Each of us has the power to create more compassionate and inclusive communities in different aspects of our lives whether at home, school, work, or in our neighborhood. October provides a variety of opportunities to celebrate diversity, learn more about each other, and strengthen our communities by giving back. Explore 12 ways you can do just that!
1. Celebrate National Hispanic Heritage Month
From September 15-October 15, it’s National Hispanic Heritage Month. There are a variety of ways to celebrate Latinx culture and learn about Latinx history by attending virtual events, reading works by Latinx authors or grabbing one of these children’s books to enjoy with your children. You could even start a virtual or in-person book club with your co-workers, other families or friends, and discuss the books you are reading.
2. Advocate for LGBTQ+ equality
October is LGBTQ+ History Month. Rodney Wilson, a high school teacher from Missouri, started the first LGBTQ+ History Month in October of 1994 to create a month dedicated to celebrating and teaching LGBTQ+ history. There are several ways to honor, celebrate, and support the LGBTQ+ community. Here are some ideas of how you can get your schools involved. You can also bring more awareness around LGBTQ+ history on social media. In honor of the month, the Human Rights Campaign is looking back over this last year and has highlighted stories impacting the LGBTQ+ community here. It’s also National Coming Out Day on October 11th. As we honor this day, here are some coming out resources from the Human Rights Campaign, including a guide on how to be an ally to the LGBTQ+ community. You could also honor LGBTQ+ history month by giving back. October 19 is National LGBTQ+ Center Awareness Day, which was started to bring more awareness around the community centers that serve more than 40,000 people each week and to show ways that people can get connected with their local centers and use them as a resource. Here’s a link with ways of how you can participate.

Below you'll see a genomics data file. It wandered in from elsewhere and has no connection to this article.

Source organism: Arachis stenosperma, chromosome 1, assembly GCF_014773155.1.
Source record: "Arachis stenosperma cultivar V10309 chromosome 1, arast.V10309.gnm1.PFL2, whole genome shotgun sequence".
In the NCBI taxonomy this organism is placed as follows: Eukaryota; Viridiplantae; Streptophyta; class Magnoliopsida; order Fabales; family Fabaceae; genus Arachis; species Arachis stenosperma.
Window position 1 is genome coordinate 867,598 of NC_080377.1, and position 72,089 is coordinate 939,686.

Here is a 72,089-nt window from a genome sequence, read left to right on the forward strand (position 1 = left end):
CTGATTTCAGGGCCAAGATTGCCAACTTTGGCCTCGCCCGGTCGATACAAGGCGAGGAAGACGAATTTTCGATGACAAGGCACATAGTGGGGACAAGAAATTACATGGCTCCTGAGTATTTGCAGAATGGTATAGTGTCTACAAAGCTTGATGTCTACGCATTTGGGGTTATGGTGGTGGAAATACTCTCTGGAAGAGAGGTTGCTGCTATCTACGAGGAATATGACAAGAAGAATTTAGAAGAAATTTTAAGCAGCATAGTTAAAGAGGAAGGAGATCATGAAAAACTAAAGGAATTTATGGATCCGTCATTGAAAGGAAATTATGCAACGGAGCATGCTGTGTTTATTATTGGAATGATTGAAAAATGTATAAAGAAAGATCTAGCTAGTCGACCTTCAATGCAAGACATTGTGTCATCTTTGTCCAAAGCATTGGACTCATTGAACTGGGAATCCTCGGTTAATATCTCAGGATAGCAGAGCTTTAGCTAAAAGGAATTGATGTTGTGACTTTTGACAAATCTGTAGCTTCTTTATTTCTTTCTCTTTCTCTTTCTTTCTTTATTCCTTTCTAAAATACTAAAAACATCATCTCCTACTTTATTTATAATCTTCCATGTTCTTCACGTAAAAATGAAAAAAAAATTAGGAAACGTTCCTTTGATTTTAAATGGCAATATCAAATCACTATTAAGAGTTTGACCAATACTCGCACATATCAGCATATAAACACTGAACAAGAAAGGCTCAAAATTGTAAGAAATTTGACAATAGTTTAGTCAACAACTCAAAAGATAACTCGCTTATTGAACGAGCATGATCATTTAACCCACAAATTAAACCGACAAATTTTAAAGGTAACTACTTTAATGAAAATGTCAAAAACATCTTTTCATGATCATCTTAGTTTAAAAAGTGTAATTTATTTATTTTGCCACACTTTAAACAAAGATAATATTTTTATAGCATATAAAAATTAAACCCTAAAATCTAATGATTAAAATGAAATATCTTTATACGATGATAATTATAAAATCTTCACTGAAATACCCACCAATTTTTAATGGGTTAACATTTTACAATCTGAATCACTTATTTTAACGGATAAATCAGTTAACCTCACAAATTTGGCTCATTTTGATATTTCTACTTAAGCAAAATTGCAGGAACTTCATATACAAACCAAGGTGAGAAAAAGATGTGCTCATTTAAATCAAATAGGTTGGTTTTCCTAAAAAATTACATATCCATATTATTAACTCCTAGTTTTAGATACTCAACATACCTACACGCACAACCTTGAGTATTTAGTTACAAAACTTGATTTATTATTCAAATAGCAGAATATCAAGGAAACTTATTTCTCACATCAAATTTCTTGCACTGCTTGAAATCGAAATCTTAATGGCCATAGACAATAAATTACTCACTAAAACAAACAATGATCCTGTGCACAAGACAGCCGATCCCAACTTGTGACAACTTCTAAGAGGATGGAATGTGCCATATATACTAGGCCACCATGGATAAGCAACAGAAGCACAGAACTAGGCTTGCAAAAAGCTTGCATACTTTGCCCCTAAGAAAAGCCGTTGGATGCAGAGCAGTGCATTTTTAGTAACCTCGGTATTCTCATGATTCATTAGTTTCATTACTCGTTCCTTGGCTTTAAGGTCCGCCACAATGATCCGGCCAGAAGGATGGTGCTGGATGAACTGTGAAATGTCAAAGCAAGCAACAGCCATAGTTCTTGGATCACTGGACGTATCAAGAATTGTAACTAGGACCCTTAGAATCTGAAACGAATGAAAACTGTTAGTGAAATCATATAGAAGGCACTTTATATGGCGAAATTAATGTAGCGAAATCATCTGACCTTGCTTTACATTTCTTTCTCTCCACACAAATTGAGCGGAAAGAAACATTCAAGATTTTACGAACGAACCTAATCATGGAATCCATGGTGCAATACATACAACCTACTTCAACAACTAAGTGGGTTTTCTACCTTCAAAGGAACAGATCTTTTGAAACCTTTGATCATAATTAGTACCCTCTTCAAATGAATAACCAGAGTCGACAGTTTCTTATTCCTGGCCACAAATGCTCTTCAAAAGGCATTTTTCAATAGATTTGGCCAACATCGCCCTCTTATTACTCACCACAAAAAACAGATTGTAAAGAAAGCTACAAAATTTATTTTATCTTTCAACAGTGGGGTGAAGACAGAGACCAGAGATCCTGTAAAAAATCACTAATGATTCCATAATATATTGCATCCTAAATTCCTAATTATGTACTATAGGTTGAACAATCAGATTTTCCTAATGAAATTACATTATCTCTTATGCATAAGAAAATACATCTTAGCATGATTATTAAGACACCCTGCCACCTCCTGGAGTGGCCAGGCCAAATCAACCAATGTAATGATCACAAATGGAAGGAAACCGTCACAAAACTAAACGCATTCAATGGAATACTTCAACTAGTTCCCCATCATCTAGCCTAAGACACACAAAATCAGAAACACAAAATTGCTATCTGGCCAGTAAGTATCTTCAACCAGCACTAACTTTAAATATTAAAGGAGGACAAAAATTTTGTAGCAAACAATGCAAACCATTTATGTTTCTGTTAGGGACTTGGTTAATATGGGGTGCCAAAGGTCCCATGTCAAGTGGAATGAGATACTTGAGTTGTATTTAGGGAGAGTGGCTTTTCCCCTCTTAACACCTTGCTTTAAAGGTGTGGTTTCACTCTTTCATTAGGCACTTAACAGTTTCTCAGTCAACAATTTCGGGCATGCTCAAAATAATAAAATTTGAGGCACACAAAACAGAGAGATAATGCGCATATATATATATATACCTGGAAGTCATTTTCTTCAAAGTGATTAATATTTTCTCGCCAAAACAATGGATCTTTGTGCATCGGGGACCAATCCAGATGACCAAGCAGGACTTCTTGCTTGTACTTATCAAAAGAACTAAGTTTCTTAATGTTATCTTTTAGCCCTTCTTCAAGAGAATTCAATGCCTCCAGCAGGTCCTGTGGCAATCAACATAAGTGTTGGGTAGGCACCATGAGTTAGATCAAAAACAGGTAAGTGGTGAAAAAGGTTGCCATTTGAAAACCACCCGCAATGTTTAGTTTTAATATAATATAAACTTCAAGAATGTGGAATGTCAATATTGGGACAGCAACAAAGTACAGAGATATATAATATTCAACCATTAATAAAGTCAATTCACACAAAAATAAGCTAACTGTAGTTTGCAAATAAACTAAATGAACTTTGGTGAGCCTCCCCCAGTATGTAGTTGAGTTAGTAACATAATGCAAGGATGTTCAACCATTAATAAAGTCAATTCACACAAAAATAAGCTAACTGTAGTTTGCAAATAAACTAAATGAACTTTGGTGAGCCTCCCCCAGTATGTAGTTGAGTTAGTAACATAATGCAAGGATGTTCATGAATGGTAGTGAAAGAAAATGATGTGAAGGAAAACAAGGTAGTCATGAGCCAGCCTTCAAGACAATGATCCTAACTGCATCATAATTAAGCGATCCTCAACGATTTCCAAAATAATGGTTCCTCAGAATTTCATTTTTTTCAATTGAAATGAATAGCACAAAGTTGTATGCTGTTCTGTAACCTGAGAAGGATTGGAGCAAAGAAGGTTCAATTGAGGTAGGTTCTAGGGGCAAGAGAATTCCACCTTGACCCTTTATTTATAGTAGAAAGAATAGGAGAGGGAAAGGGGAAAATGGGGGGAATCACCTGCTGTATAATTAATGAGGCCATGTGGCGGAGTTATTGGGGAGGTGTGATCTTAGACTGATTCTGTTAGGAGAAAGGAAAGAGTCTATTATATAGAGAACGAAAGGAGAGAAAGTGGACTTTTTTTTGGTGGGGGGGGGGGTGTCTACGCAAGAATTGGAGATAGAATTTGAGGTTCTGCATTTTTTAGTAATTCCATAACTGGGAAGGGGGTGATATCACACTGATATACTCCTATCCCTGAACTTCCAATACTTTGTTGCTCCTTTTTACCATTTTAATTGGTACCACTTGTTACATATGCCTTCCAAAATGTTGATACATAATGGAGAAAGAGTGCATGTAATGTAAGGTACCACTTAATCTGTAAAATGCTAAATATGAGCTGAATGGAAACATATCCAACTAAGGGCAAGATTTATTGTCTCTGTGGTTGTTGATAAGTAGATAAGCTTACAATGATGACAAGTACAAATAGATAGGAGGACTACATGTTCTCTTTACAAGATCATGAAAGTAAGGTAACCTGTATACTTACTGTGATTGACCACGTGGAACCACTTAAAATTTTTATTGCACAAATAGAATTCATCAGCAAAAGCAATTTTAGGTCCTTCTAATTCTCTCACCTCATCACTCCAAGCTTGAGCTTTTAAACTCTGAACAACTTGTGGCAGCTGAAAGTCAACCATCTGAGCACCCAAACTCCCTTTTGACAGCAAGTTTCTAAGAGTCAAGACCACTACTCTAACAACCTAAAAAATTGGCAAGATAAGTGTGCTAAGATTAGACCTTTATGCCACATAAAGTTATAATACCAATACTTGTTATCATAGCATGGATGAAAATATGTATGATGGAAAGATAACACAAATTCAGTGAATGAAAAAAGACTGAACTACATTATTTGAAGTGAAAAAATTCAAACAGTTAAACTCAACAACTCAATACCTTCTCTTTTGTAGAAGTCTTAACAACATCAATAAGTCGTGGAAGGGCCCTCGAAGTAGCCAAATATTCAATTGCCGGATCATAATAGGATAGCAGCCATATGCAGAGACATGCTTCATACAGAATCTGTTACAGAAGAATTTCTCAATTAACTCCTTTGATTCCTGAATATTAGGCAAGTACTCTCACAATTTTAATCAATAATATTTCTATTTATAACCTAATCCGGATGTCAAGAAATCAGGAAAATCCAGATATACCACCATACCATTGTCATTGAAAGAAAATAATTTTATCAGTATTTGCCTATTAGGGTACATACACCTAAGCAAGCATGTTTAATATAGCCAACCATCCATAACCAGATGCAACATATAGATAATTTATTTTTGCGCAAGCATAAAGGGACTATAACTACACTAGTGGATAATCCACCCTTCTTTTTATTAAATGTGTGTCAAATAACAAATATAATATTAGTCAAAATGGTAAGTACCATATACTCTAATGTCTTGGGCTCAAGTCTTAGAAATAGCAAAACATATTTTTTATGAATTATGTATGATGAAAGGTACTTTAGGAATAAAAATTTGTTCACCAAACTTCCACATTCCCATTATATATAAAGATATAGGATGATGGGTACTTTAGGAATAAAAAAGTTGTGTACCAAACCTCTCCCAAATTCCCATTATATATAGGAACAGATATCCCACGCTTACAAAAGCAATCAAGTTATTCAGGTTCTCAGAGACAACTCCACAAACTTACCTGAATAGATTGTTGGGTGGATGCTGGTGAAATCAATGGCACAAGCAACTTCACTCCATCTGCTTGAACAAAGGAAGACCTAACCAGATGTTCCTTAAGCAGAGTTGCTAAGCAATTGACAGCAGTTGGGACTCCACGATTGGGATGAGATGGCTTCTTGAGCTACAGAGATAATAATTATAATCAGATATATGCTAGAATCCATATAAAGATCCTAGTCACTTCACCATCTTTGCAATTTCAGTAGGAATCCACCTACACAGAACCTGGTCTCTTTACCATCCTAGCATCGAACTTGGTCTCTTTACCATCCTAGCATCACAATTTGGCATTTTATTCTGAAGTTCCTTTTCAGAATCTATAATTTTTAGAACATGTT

3. Openly Share Your Pronouns
4. Tutor, Mentor, or Serve to Combat Educational Inequalities
October 20th, the third Wednesday of October, is International Pronouns Day. The purpose of the day is to make respecting, sharing, and education around personal pronouns commonplace. Consider updating your pronouns in your email signature at work and on your own account as well as on your social media profiles to promote this inclusive act and inspire others to do the same. Here are some other ways you can be part of the day.
The pandemic has worsened the inequalities in our society and can be largely seen when we look at the learning and relational gap students experienced. Laura Plato, VolunteerMatch’s Chief Solutions Officer recently wrote about this, where she pointed out, “Historically disadvantaged students have been hit the hardest. According to an analysis by McKinsey & Company, math students who were in majority Black schools ended the 2020-2021 year with six months of unfinished learning and students from low-income schools with seven.” Help every student reach their full potential and overcome these challenges. Sign up to Tutor, Mentor, or Serve to contribute your time and share your knowledge today. Join now at getreadyset.org. You could also invite your friends, colleagues, or family to get involved.
5. Honor the Cultures and the True History of Indigenous People
October 11th is Indigenous Peoples' Day. Many states and schools still don’t recognize the day, but you can change that. Join the Abolish Columbus Day Campaign to honor the rights and true history of indigenous people. This article from Oprah Daily highlights its history and how you can recognize the day through land acknowledgements, getting involved in the land back movement, or finding ways to educate yourself. Here are some ideas to honor the day as a family. Or you can also attend the Smithsonian National Museum of the American Indian virtual panel Youth in Action: Indigenous Peoples' Day—Black-Indigenous Youth Advancing Social Justice, which is part of a webinar series for students in middle and high school focusing on “young Native activists and changemakers from across the Western Hemisphere working towards equity and social justice for Indigenous peoples." Here's a comprehensive curated list of books for all ages to read to celebrate and learn more about Indigenous culture and experiences.